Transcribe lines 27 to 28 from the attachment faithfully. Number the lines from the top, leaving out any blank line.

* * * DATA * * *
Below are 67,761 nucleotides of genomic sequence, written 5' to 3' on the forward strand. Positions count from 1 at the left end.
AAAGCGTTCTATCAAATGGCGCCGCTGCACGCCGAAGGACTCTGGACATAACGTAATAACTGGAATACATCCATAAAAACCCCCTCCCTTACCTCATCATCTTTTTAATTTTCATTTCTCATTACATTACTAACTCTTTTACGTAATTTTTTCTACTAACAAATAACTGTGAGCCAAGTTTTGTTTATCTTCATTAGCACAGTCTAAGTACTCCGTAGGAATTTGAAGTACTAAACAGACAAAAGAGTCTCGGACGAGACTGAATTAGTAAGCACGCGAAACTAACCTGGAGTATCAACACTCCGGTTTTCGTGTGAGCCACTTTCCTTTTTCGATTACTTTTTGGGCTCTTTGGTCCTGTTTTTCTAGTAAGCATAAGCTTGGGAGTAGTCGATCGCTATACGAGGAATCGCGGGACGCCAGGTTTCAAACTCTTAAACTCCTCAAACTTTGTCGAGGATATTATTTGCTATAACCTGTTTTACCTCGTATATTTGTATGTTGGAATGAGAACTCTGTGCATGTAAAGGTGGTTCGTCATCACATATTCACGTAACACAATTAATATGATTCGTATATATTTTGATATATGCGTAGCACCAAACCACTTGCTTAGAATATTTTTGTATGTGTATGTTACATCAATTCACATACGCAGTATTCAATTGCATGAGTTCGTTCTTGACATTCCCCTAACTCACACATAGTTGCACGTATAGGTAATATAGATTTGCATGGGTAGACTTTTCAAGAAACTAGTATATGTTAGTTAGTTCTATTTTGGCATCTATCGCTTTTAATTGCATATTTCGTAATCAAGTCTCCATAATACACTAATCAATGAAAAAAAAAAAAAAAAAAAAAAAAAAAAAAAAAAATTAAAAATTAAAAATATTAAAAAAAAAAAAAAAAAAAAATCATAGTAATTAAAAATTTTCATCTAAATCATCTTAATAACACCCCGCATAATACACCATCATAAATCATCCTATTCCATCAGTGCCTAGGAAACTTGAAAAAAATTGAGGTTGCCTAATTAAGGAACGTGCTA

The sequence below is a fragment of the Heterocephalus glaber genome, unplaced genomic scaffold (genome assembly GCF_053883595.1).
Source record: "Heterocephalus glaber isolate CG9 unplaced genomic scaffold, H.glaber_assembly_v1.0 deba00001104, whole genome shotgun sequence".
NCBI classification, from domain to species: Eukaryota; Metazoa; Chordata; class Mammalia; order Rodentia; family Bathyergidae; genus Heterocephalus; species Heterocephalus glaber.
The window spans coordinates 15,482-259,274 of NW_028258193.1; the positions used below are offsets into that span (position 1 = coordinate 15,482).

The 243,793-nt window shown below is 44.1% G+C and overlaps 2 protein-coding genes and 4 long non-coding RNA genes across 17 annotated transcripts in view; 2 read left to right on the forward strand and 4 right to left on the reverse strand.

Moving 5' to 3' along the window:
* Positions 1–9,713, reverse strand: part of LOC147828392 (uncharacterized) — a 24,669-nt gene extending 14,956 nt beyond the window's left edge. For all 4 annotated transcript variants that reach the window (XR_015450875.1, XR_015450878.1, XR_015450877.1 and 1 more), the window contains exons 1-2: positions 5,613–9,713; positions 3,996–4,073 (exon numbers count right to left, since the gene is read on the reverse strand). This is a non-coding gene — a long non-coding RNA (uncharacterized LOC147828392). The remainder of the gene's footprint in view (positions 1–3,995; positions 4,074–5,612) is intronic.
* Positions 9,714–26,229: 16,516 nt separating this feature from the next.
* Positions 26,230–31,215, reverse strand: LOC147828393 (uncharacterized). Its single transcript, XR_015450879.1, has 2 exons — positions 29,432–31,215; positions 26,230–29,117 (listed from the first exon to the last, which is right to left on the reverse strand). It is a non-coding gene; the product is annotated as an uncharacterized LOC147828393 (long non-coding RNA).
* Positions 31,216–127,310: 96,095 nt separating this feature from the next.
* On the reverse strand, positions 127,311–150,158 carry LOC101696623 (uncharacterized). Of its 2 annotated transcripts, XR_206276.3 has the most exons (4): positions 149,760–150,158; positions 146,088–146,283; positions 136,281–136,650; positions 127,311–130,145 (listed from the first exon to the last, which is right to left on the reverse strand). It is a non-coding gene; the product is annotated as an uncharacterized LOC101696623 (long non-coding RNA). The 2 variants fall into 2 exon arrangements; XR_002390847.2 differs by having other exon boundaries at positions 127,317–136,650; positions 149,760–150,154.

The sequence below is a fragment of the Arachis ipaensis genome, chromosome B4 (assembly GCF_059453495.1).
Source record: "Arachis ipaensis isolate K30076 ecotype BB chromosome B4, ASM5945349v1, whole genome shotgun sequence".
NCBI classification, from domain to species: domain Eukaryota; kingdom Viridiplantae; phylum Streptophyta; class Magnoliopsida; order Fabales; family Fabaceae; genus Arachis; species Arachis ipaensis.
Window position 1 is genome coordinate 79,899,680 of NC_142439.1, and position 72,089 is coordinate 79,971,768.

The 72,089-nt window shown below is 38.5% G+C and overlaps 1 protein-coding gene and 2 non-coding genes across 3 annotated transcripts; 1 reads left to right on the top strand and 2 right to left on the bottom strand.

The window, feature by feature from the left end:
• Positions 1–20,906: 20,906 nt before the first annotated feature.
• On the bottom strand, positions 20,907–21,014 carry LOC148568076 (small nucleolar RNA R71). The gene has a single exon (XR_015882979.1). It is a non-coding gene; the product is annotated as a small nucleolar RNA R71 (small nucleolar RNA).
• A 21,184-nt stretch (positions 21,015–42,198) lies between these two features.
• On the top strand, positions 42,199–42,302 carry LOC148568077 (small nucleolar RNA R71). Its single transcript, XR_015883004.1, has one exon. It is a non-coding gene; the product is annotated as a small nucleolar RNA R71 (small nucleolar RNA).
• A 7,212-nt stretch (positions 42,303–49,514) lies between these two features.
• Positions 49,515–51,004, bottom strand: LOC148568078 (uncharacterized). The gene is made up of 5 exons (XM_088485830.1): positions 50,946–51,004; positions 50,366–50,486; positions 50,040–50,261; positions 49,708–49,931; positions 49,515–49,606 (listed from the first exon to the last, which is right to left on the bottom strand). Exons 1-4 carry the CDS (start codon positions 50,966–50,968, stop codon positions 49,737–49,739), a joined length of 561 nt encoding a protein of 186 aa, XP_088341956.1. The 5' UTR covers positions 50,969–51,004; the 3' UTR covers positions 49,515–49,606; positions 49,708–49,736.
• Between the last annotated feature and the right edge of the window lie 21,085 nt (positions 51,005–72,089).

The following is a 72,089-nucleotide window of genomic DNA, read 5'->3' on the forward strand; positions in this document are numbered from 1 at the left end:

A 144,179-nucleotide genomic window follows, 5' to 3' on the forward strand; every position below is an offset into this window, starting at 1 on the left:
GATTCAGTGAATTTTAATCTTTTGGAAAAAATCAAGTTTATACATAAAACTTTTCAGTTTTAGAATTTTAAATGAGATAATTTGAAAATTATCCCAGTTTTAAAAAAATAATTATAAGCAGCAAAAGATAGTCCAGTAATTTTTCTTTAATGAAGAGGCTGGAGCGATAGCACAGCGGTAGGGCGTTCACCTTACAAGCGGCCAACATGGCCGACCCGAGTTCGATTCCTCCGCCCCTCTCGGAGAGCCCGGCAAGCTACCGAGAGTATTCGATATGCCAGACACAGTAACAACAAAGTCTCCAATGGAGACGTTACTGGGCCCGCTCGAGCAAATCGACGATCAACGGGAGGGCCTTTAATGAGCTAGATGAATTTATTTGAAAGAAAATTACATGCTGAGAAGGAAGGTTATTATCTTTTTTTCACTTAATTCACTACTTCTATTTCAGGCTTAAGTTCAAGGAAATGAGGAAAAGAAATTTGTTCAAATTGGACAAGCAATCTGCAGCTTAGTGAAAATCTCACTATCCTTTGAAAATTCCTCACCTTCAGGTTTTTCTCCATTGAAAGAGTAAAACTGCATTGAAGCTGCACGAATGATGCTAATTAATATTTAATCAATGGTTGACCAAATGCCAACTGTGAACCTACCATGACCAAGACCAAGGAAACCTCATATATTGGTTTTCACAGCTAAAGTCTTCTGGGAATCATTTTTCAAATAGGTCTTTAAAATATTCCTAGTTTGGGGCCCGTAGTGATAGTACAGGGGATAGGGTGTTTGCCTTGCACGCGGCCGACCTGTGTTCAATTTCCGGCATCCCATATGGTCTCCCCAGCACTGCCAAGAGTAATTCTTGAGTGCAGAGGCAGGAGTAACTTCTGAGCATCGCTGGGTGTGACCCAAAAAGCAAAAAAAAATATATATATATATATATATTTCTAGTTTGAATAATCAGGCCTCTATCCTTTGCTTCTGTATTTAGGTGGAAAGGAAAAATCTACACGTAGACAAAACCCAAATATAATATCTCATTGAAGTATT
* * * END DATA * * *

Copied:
The following is a 72,089-nucleotide window of genomic DNA, read 5'->3' on the forward strand; positions in this document are numbered from 1 at the left end:

A 144,179-nucleotide genomic window follows, 5' to 3' on the forward strand; every position below is an offset into this window, starting at 1 on the left: